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First manned Soyuz rocket since October accident takes off

First manned Soyuz rocket since October accident takes off

Technology
A Russian Soyuz rocket carrying astronauts bound for the International Space Station has taken off for the first time since a Soyuz rocket failed midair in October. American astronaut Anne McClain joined Canada’s David Saint-Jacques and Russia’s Oleg Kononenko aboard the rocket that launched from the Baikonur spaceport in the desert in central Kazakhstan on Monday. The launch had unusually high stakes following the accident in October, when a Soyuz suffered a malfunction around 2 minutes after take-off, forcing an American astronaut and Russian cosmonaut to eject about 30 miles above the earth’s surface. Following that accident, Russia’s space agency Roscomos suspended all manned Soyuz flights, cutting off the only way to get astronauts to the ISS. More tha...
Russia to hold 2 new space launches in wake of Soyuz failure

Russia to hold 2 new space launches in wake of Soyuz failure

Science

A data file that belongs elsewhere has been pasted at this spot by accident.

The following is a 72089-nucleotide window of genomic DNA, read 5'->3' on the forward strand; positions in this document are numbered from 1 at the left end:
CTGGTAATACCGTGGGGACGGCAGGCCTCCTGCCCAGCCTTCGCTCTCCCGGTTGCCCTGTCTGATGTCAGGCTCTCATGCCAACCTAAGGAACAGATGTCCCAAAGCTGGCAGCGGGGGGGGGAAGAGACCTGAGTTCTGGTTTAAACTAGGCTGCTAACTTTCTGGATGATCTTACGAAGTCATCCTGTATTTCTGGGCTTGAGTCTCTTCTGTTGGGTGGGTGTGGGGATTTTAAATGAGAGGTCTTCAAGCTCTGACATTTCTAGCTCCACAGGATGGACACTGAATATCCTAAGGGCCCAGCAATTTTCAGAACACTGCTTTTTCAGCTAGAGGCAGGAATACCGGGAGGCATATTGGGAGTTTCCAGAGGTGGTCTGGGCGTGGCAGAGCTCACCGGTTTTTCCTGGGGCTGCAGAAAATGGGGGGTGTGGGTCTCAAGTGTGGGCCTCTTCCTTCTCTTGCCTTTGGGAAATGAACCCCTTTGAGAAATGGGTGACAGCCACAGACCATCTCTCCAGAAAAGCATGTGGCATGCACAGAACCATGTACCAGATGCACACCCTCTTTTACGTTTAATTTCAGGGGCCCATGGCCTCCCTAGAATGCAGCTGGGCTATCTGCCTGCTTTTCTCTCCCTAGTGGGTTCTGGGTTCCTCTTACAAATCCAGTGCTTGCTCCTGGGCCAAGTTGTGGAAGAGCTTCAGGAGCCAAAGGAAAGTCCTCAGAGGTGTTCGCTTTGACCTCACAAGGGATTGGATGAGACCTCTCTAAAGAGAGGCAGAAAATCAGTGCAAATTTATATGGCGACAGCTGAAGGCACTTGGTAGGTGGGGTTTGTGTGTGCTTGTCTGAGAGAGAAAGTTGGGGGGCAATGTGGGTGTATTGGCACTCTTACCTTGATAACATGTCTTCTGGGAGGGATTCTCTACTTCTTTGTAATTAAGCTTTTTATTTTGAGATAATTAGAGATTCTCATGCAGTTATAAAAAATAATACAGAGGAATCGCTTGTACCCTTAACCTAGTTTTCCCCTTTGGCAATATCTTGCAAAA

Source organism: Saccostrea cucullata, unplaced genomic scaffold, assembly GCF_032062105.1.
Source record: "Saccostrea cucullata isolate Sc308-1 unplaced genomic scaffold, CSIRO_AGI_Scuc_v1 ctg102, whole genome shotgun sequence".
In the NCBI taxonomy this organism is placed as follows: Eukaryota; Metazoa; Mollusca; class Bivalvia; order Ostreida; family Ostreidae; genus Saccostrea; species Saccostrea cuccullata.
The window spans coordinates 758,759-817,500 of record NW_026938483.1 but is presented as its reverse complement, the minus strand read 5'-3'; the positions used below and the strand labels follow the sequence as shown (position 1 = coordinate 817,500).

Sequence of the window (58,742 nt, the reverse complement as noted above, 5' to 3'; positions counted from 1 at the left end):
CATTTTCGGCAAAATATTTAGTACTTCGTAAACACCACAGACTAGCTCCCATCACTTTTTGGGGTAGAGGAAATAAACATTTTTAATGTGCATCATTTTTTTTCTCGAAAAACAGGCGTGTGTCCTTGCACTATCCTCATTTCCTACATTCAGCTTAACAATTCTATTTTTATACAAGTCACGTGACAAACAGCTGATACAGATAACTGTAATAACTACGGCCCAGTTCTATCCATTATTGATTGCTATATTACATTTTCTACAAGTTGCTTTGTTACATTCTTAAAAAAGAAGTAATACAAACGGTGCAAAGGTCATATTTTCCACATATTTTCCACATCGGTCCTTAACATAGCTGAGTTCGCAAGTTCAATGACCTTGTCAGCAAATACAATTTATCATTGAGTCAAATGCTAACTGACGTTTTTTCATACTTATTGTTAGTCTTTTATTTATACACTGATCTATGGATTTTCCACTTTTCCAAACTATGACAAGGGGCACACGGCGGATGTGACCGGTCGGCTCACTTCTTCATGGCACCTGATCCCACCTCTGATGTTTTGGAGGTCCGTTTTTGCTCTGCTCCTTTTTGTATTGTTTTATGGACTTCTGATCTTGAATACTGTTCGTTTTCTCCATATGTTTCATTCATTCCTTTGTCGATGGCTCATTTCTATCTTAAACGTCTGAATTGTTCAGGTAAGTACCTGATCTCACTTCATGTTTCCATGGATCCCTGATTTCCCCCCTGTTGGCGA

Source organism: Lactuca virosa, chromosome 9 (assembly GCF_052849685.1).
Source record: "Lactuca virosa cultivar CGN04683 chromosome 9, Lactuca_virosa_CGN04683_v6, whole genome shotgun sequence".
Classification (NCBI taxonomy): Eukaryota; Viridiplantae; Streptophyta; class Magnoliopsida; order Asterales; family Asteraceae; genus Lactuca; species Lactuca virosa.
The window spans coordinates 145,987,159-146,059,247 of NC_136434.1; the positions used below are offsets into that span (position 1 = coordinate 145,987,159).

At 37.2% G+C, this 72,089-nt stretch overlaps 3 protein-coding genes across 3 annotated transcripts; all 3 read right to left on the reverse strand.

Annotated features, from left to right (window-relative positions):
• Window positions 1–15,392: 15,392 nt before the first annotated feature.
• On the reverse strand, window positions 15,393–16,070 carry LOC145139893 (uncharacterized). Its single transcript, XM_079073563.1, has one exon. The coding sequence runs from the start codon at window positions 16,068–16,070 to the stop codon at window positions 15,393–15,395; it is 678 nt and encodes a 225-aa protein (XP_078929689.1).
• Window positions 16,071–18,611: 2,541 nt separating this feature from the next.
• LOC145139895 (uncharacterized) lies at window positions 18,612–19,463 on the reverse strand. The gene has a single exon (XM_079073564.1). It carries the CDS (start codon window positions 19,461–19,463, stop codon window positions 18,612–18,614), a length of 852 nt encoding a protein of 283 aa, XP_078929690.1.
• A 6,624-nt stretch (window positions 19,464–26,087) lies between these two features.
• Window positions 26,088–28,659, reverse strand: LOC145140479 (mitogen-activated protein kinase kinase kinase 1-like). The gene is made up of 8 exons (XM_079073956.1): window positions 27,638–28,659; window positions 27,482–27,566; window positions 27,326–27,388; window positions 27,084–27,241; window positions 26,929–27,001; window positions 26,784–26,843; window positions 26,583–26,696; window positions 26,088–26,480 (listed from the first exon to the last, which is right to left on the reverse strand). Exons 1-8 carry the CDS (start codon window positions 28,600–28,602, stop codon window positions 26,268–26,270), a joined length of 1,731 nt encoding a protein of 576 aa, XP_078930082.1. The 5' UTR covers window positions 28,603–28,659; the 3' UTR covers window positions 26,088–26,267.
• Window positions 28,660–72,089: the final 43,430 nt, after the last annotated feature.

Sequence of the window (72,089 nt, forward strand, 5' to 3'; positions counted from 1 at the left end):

Nov. 2 (UPI) -- Russia approved two new space launches for 2018 after it scrapped the launch of Soyuz-FG that forced a U.S. astronaut and Russian cosmonaut to eject from their spacecraft. The Soyuz rocket will send up a robot-controlled cargo ship to the International Space Station, or ISS, on Nov. 16 for a resupply mission. Pending the outcome of that mission, a Dec. 3 launch, manned by cosmonaut Oleg Kononenko, NASA astronaut Anne McClain and the Canadian Space Agency's David Saint-Jacques will go to the ISS to relieve its current crew. according to space.com. The Oct. 11 launch failure occurred after a booster malfunctioned on the Soyuz-FG two minutes after liftoff, forcing NASA astronaut Nick Hague and Roscosmos cosmonaut Alexey Ovchinin to safely discharge from the spacecraft 200 mil...
Astronauts escape malfunctioning Soyuz rocket

Astronauts escape malfunctioning Soyuz rocket

Science
A capsule carrying the two crew members of a Russian Soyuz rocket that malfunctioned on lift-off has landed safely in Kazakhstan.Russian Cosmonaut Alexey Ovchinin and US astronaut Nick Hague are reported to be "in good condition", both Nasa and Russian media said.Search and rescue teams are now en route to the landing site.The rocket had taken off for the International Space Station (ISS) when it suffered a problem with its booster.The crew had to return in "ballistic descent mode", Nasa tweeted, which it explained was "a sharper angle of landing compared to normal".The Soyuz rocket had taken off at 04:40 Eastern time for a four-orbit, six-hour journey to the ISS.Mr Hague and Mr Ovchinin were due to spend six months on the statio...